Learn to pedal one-legged in the comfort and safety of your own home,
    then you can do it on the road without embarrasing yourself!

    I used to have an exercise bike, and the trainer is much, much more
    enjoyable. The one I bought is a wind trainer, so I usually wear
    earplugs and crank the TV up. Not the most efficient arrangement, but
    it works for me.

    (BTW, I don't work for CyclOps, although perhaps they should pay me
    for the free advertising. Other trainers are probably just as good,
    but the CyclOps is the only one I've tried.)

    JR
     
  8. Roger Zoul

    Roger Zoul Guest

    Curtis L. Russell wrote:
    || On Wed, 06 Oct 2004 12:30:52 GMT, "Peter Cole"
    || <[email protected]> wrote:
    ||
    ||| I'm surprised, I also have the Blackburn magnetic, and it's
    ||| virtually silent. Magnetic resistance trainers have no contacting
    ||| parts (except tire to drive cylinder, obviously), the only moving
    ||| part inside the unit is an aluminum disk attached to the spindle,
    ||| which is smooth (at least in mine), with air gaps between it and
    ||| the permanent magnets (stationary). I'm wondering if you have a
    ||| defective unit. Trainers are so deadly boring, I rarely use ours,
    ||| but my wife does, always while watching TV, so noise, if there were
    ||| any, would be a problem.
    ||
    || Have to agree. OTOH, after using wind trainers for years, my idea of
    || silence is warped. If the dog three doors down doesn't start to howl,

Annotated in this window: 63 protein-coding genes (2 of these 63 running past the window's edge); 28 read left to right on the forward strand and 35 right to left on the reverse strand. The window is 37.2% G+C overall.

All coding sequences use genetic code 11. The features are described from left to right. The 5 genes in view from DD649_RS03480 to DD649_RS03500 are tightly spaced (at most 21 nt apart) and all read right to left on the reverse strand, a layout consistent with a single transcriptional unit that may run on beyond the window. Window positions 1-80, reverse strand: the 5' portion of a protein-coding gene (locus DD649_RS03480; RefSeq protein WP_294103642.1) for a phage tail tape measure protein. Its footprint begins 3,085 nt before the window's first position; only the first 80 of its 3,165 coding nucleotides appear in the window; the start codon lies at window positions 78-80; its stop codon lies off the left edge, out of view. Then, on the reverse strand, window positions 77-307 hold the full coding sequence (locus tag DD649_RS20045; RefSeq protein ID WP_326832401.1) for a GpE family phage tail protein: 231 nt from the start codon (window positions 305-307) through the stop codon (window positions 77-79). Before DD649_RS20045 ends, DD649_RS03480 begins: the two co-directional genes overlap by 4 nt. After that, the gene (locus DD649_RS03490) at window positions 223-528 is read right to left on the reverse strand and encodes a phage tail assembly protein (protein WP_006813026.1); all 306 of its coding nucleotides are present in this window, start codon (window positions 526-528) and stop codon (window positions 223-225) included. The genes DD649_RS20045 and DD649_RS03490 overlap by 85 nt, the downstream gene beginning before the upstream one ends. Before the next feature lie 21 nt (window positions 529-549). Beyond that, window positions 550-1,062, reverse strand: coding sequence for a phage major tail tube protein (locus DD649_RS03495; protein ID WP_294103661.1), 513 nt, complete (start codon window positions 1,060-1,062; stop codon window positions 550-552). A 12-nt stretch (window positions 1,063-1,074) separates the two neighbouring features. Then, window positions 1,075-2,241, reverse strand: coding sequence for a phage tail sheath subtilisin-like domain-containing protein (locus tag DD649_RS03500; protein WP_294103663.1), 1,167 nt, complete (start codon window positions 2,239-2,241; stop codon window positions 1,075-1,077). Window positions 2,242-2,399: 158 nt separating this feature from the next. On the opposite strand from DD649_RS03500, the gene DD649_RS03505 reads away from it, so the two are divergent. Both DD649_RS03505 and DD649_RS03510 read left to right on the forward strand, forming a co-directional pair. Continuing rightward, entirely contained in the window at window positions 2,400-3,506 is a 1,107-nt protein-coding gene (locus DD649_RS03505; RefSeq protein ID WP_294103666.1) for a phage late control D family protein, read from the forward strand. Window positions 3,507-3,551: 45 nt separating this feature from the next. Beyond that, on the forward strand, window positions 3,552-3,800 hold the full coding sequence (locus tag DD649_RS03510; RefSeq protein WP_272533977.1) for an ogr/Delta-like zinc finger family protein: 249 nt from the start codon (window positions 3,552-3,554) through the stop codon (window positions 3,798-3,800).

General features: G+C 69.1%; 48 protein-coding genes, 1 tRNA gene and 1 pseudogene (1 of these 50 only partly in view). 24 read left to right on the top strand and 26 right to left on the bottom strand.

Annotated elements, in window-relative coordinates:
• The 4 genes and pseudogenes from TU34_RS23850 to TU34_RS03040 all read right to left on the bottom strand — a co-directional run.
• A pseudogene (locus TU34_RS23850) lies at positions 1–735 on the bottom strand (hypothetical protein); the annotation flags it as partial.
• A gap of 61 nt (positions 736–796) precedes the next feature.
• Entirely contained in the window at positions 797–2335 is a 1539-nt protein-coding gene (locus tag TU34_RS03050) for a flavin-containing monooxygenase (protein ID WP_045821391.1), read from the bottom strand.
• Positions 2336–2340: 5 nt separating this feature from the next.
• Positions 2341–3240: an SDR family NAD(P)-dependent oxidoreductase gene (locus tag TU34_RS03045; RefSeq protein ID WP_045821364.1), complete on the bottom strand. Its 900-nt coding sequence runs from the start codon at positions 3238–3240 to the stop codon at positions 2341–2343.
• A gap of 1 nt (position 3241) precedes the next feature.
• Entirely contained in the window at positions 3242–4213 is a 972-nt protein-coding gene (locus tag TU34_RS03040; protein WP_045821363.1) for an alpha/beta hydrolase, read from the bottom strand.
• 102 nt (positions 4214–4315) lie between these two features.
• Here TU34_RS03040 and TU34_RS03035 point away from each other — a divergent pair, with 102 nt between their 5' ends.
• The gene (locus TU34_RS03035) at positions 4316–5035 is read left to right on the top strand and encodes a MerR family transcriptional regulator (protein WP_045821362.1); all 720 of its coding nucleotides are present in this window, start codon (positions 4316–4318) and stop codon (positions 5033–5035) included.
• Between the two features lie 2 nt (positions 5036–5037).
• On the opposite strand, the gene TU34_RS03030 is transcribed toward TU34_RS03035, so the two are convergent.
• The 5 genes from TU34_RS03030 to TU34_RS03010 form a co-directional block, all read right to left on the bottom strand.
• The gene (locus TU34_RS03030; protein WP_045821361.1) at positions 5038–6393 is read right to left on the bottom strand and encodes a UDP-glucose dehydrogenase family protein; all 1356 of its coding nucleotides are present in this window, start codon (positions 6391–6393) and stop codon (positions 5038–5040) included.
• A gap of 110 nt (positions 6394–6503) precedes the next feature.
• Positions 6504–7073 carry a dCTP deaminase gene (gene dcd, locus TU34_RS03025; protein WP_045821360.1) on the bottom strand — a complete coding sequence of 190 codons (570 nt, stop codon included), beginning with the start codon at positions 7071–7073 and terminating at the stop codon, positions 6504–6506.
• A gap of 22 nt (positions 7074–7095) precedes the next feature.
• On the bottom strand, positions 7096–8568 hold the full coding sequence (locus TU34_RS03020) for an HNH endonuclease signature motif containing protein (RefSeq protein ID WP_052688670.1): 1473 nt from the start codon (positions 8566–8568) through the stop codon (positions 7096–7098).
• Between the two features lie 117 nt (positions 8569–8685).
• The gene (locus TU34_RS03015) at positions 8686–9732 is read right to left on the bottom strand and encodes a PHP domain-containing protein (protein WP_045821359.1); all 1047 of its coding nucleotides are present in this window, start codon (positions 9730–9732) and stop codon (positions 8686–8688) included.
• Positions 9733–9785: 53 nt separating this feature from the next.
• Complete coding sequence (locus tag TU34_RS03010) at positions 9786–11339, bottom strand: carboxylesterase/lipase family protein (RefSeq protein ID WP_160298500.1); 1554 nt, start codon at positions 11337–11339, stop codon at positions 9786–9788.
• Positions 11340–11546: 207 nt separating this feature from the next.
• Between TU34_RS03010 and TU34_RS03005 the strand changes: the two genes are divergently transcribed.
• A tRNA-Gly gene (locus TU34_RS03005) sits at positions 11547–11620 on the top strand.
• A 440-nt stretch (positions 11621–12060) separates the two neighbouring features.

|| its quiet.
    ||
    || Anyone using a Giant spin bike? We are getting one this week to use
    || inside. The bikes are in the garage and can be ridden most of the
    || time, but we got the spin bike to have one smaller footprint for both
    || of us. Wondering what one of those sounds like at 100 plus rpm.

    What is a Giant spin bike?
     
  9. Zoot Katz

    Zoot Katz Guest

    Wed, 6 Oct 2004 22:35:01 -0400, <[email protected]>,
    "Roger Zoul" <[email protected]> wrote:

    >
    >What is a Giant spin bike?


    A stationary pedal operated exercise device branded by Giant, the
    bicycling related products company.
    --
    zk
     
  10. Roger Zoul

    Roger Zoul Guest

    Zoot Katz wrote:
    || Wed, 6 Oct 2004 22:35:01 -0400, <[email protected]>,
    || "Roger Zoul" <[email protected]> wrote:
    ||
    |||
    ||| What is a Giant spin bike?
    ||
    || A stationary pedal operated exercise device branded by Giant, the
    || bicycling related products company.

    That sounds like a typical stationary bike. Why the use of the word "spin"?
     
  11. Zoot Katz

    Zoot Katz Guest

    Thu, 7 Oct 2004 13:51:02 -0400, <[email protected]>,
    "Roger Zoul" <[email protected]> wrote:

    >That sounds like a typical stationary bike. Why the use of the word "spin"?


    Why? tsk tsk tsk Spinning ® is "The ultimate ride for body and mind".
    Besides we can't keep selling the SOS every year so we have to spin it
    differently. Spinning ® requires special licensed gloves and shorts
    and hats and sweat bands and you've got to get the tapes and videos
    and check out the awesome eight-week weight loss program and go to the
    meetings so maybe you too can qualify to become a certified Spinning ®
    instructor.

    http://www.spinning.com/
    --
    zk
     
  12. On Thu, 7 Oct 2004 13:51:02 -0400, "Roger Zoul"
    <[email protected]> wrote:

    >That sounds like a typical stationary bike. Why the use of the word "spin"?


    The primary difference is that you can set up a spin bike the same as
    a regular road bike. Standard bike seat, SPD pedals, same position.
    The advantage if you have more than one using the bike is that they
    are designed for spin classes, which means that you can set it up for
    each rider and then quickly put it back at that rider's settings.

    All other types of stationery bikes had all or some of the following:
    non-standard handlebar positions, non-standard (and cheap) pedal
    systems, fat and flat bike seats, difficult to change position.

    We have the mag trainers in the garage where there is more room. On